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An Entrepreneurs Lessons on Strong Stocks and Strong Companies
By: Peter Leeds

 

Whether running a business or trading stocks, the goal is to make money.  If you understand the similarities between successful investments and successful businesses, you’ll be able to pick stocks that will excel, and run your business better in the process.

 

We've spent years analyzing what makes a company successful, in order to find winning stocks.  We realized there are inherent characteristics that all the best companies share, which led to the development of our proprietary methodology, called "Leeds Analysis" which can help investors identify solid companies with a potential for a large upside. From this analysis we’ve uncovered the top  traits to look for in any company you are considering for investment, outlined below:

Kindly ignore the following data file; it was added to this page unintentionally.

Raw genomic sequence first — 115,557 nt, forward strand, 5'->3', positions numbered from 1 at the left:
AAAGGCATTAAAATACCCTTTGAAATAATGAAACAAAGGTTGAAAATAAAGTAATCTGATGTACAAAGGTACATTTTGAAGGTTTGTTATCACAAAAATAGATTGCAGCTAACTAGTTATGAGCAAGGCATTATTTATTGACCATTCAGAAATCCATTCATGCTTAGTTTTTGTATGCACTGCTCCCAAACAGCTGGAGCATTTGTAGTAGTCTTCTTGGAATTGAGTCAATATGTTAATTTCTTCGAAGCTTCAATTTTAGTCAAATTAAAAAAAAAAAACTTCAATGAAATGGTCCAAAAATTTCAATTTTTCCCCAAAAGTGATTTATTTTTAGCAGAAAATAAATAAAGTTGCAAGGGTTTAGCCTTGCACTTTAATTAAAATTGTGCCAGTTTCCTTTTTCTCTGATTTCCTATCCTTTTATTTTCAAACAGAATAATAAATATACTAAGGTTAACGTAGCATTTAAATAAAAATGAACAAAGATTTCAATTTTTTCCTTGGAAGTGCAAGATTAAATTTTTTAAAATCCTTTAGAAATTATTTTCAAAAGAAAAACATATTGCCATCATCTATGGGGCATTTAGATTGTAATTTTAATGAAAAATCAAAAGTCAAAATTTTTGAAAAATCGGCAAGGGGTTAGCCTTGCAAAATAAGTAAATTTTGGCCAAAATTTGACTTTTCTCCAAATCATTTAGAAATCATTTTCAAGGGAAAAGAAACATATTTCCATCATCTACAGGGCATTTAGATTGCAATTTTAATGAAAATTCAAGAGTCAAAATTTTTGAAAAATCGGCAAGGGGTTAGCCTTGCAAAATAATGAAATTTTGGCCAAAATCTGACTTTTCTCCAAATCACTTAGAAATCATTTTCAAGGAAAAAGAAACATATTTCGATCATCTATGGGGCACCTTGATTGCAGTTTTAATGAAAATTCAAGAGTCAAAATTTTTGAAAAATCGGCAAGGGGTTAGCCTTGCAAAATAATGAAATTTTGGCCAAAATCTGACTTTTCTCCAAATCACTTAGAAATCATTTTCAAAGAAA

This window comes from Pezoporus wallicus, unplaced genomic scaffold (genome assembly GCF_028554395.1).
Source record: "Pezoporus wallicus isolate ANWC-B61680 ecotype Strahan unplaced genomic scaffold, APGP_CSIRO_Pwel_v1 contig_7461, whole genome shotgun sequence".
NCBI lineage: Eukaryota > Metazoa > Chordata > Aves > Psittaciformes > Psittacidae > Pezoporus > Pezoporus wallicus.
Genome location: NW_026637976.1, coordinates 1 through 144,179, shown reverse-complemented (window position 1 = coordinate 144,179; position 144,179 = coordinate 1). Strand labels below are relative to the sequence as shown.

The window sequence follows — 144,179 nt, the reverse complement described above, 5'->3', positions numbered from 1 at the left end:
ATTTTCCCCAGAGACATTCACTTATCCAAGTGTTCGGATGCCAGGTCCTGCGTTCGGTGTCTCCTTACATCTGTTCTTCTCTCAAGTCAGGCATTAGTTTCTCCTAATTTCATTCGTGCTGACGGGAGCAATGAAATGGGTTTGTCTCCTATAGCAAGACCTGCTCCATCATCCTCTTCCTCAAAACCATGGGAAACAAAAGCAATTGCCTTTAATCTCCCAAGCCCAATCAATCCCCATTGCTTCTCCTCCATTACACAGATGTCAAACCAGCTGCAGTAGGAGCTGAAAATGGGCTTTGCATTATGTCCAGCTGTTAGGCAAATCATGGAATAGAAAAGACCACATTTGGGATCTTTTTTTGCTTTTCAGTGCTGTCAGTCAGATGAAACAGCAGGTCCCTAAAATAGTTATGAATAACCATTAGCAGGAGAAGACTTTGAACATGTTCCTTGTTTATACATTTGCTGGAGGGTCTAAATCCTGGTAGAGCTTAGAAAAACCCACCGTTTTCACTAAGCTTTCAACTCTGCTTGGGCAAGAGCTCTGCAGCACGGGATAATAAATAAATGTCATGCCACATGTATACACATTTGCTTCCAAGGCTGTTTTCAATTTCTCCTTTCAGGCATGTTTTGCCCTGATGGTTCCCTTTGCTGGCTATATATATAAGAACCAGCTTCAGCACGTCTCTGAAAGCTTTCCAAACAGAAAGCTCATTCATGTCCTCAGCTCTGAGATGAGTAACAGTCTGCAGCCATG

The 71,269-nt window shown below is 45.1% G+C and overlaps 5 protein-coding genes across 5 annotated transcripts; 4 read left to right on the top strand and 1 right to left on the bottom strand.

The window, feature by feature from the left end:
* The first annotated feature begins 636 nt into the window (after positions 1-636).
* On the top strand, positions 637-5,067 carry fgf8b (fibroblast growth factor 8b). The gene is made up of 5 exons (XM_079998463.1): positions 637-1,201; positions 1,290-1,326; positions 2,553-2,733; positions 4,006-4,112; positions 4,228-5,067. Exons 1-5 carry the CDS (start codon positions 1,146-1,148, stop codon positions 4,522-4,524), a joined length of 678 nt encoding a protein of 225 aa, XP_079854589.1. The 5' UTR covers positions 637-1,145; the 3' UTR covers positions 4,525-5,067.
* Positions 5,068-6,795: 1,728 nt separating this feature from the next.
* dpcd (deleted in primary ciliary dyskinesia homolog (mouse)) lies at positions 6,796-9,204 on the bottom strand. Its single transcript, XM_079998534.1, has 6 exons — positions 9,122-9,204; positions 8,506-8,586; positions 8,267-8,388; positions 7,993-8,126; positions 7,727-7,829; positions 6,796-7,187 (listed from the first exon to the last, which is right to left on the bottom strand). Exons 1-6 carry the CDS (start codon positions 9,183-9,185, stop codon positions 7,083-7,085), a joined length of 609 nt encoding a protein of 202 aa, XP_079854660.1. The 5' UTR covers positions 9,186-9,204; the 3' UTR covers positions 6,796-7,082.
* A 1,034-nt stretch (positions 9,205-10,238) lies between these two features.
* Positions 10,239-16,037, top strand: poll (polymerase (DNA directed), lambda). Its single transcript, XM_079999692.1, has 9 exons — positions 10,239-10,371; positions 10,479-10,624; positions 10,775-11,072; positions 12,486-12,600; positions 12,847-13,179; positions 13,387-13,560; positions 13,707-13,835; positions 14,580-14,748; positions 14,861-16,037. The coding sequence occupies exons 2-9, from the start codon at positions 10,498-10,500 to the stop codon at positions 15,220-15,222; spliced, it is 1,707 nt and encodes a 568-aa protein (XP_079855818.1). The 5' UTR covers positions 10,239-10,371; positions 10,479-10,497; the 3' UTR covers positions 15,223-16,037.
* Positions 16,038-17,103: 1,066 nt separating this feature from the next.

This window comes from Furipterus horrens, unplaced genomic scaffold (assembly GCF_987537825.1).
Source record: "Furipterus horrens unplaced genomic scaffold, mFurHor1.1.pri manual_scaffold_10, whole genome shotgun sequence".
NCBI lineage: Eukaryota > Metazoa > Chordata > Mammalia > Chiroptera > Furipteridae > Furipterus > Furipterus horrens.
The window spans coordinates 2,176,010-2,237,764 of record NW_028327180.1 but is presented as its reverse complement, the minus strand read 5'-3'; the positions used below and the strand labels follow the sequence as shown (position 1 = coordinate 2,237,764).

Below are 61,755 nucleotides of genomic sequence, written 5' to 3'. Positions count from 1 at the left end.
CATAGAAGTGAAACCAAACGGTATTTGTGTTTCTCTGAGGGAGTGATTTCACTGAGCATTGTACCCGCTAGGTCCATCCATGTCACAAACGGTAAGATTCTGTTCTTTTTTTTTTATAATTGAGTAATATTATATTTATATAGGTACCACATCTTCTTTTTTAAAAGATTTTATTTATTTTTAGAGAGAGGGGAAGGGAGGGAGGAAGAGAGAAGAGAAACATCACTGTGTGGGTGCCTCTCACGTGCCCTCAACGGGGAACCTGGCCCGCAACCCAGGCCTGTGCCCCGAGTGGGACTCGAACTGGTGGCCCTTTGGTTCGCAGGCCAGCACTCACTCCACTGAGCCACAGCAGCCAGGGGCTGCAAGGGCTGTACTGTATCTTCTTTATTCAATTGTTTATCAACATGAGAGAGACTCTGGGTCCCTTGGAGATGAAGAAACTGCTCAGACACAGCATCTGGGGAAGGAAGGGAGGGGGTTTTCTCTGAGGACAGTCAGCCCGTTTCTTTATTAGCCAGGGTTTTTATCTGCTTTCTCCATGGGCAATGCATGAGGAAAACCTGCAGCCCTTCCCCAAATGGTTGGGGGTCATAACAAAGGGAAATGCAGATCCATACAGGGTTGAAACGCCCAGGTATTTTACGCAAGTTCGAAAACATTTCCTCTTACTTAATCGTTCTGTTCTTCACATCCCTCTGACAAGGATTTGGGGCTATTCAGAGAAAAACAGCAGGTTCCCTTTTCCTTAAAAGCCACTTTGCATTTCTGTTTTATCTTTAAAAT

Branding:

Good branding by its very nature should go unnoticed, which is probably why so few investors/business owners understand it or use it. 

 

Think of branding as the beliefs people have about a product or service, way down in their subconscious.  Every brand touch point, from the person answering the phones, to the card stock used for brochures, adds to (or takes away from) the perception of the product or service.  This all ads up to “the user experience,” which dictates if they’ll be a returning customer, and whether or not they’ll spread the word.